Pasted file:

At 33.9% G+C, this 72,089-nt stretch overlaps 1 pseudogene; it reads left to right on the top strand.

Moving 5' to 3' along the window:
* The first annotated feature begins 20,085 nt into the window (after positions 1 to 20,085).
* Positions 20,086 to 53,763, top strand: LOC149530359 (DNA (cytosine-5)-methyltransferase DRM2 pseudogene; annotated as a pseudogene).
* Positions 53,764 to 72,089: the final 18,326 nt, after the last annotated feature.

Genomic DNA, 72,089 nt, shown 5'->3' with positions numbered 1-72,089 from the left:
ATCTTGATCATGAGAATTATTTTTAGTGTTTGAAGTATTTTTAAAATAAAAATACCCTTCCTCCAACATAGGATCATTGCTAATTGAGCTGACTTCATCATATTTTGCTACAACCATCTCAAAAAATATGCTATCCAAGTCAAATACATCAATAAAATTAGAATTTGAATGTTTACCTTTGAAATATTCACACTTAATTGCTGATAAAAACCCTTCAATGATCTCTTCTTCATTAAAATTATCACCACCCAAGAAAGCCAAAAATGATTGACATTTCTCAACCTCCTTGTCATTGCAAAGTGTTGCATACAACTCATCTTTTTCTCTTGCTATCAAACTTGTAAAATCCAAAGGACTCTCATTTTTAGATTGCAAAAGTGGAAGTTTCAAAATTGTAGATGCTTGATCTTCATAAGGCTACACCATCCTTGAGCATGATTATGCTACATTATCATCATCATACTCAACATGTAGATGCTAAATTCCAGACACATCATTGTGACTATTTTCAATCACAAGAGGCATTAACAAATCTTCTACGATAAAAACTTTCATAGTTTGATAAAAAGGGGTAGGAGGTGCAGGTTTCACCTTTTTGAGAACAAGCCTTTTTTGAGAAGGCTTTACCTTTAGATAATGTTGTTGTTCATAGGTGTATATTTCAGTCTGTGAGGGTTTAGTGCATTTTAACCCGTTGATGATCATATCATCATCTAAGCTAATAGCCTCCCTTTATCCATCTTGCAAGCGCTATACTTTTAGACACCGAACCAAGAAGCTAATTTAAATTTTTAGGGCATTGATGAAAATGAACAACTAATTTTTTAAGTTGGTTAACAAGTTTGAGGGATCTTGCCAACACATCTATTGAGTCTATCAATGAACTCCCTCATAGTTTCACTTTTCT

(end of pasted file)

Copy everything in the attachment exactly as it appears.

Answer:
At 33.9% G+C, this 72,089-nt stretch overlaps 1 pseudogene; it reads left to right on the top strand.

Moving 5' to 3' along the window:
* The first annotated feature begins 20,085 nt into the window (after positions 1 to 20,085).
* Positions 20,086 to 53,763, top strand: LOC149530359 (DNA (cytosine-5)-methyltransferase DRM2 pseudogene; annotated as a pseudogene).
* Positions 53,764 to 72,089: the final 18,326 nt, after the last annotated feature.

Genomic DNA, 72,089 nt, shown 5'->3' with positions numbered 1-72,089 from the left:
ATCTTGATCATGAGAATTATTTTTAGTGTTTGAAGTATTTTTAAAATAAAAATACCCTTCCTCCAACATAGGATCATTGCTAATTGAGCTGACTTCATCATATTTTGCTACAACCATCTCAAAAAATATGCTATCCAAGTCAAATACATCAATAAAATTAGAATTTGAATGTTTACCTTTGAAATATTCACACTTAATTGCTGATAAAAACCCTTCAATGATCTCTTCTTCATTAAAATTATCACCACCCAAGAAAGCCAAAAATGATTGACATTTCTCAACCTCCTTGTCATTGCAAAGTGTTGCATACAACTCATCTTTTTCTCTTGCTATCAAACTTGTAAAATCCAAAGGACTCTCATTTTTAGATTGCAAAAGTGGAAGTTTCAAAATTGTAGATGCTTGATCTTCATAAGGCTACACCATCCTTGAGCATGATTATGCTACATTATCATCATCATACTCAACATGTAGATGCTAAATTCCAGACACATCATTGTGACTATTTTCAATCACAAGAGGCATTAACAAATCTTCTACGATAAAAACTTTCATAGTTTGATAAAAAGGGGTAGGAGGTGCAGGTTTCACCTTTTTGAGAACAAGCCTTTTTTGAGAAGGCTTTACCTTTAGATAATGTTGTTGTTCATAGGTGTATATTTCAGTCTGTGAGGGTTTAGTGCATTTTAACCCGTTGATGATCATATCATCATCTAAGCTAATAGCCTCCCTTTATCCATCTTGCAAGCGCTATACTTTTAGACACCGAACCAAGAAGCTAATTTAAATTTTTAGGGCATTGATGAAAATGAACAACTAATTTTTTAAGTTGGTTAACAAGTTTGAGGGATCTTGCCAACACATCTATTGAGTCTATCAATGAACTCCCTCATAGTTTCACTTTTCT